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The History of Harvard's Commencement, Explained
Under the weighty Latin inscriptions and massive wood rafters of Sanders theatre, more than 1,000 spectators donning everything from tuxedoes to lab coats honored the first man to record homosexual necrophilia in Mallard ducks last night.
Joined by six Nobel Laureates, they also witnessed the authors of an academic paper entitled “Chickens Prefer Beautiful Humans” accept a prize consisting of a plastic box mounted on a cardboard sheet as part of the 13th annual Ig Nobel awards.
As paper airplanes flooded the stage, a man dressed in briefs and silver body paint carried a flashlight on his head.
Meanwhile a trio sang an opera about a scientist’s love affair with an oxygen atom.
Although few would expect such a zany display in this most hallowed of Harvard’s halls, yesterday’s festivities continue the Ig Nobles’ time-honored tradition of recognizing distinguished humorous academic research and scientific discovery.
The events, which will be broadcast on National Public Radio’s “Science Friday” in late November, included song and dance, science demonstrations and a Win-a-Date-with-a-Nobel-Laureate audience raffle, along with the evening’s core awards ceremony honoring 10 teams of researchers from four different continents.
“True to tradition, this year’s Ig achievements speak for themselves—and speak all too eloquently,” said Master of Ceremonies Marc Abrahams, who also serves as editor of the Annals of Improbable Research.
But Abrahams’ speech soon took on a more serious tone—if only for a moment.
“Every prize-winner has done something that first makes people laugh, and then makes them think,” he said.
And then, as they say it must, the show went on.
C. W. Moeliker of the Natuurmuseum Rotterdam in the Netherlands explained the origin of his experimentation with Mallard ducks, pulling out a duck corpse from a brown paper bag to illustrate his point.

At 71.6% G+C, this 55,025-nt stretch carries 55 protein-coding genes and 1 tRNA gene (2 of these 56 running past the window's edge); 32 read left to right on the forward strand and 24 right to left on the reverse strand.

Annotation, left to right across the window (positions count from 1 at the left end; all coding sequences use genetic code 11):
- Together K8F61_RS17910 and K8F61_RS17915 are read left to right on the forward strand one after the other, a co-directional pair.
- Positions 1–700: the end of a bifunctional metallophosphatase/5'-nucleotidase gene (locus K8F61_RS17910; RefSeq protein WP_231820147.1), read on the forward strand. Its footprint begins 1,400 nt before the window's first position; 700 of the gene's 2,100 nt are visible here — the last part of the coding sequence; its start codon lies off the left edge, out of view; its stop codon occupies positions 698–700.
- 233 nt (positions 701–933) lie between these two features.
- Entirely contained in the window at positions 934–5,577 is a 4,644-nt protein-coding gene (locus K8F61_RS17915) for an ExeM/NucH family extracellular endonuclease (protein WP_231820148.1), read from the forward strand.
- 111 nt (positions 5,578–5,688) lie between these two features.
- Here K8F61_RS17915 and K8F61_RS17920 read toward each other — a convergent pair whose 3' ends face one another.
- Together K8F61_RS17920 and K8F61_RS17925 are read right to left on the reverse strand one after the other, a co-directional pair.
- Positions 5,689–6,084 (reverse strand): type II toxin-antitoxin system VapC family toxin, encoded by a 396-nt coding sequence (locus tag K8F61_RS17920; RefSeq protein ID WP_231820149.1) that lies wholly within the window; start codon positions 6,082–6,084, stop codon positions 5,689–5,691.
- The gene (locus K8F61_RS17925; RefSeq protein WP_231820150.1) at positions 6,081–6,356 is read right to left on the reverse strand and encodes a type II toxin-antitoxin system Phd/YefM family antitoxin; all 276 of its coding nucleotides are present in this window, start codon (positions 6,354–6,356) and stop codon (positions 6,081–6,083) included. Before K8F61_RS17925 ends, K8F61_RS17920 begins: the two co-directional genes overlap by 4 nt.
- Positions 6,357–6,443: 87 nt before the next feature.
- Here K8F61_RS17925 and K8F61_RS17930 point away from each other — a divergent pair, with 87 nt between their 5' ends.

“Outside the museum where I work, I saw a duck rape the corpse of another male duck. After an hour, I couldn’t take it anymore. I had to dissect it and figure out what was going on,” Moeliker explained.
The Ig Nobel Prize in Literature was received by John Trinkaus of the Zicklin School in New York City for his collection and analysis of data on the timely and pressing topic of pet peeves.
Trinkaus’s work documented the rate of occurrence of specific annoyances including adolescents who wear backwards baseball caps and shoppers who enter the express check-out line at supermarkets with more than the allotted number of items.
“People always say ‘So many people do that, and it’s so annoying!’ So I thought it would be interesting to calculate more exact statistics on irritating social behaviors,” Trinkaus said.
On behalf of the country of Liechtenstein, Karl Schwärzler accepted the Economics Prize for his unabashed spirit of capitalism. His ground-breaking work has made it possible to rent the entire small European country for corporate conventions, weddings, and bar mitzvahs.
“Come and visit sometime,” Schwärzler invited the audience.
Seven other awards were also presented in such categories as Interdisciplinary Research, Medicine, Psychology and Chemistry.
Paying tribute to the evening’s theme of “Nano,” several prominent scholars explained their fields of research in a series of Nano-Lectures—twenty-four second summaries in scientific jargon followed by a seven word explanation. Topics for the traditional sound-bite soliloquies included slow light, the genome, memory and education.
Ig Nobel winners will have the chance to explain their research at greater length to those interested in free public lectures hosted this Saturday at MIT.
—Staff writer Kimberly A. Kicenuik can be reached at kicenuik@fas. harvard.edu.
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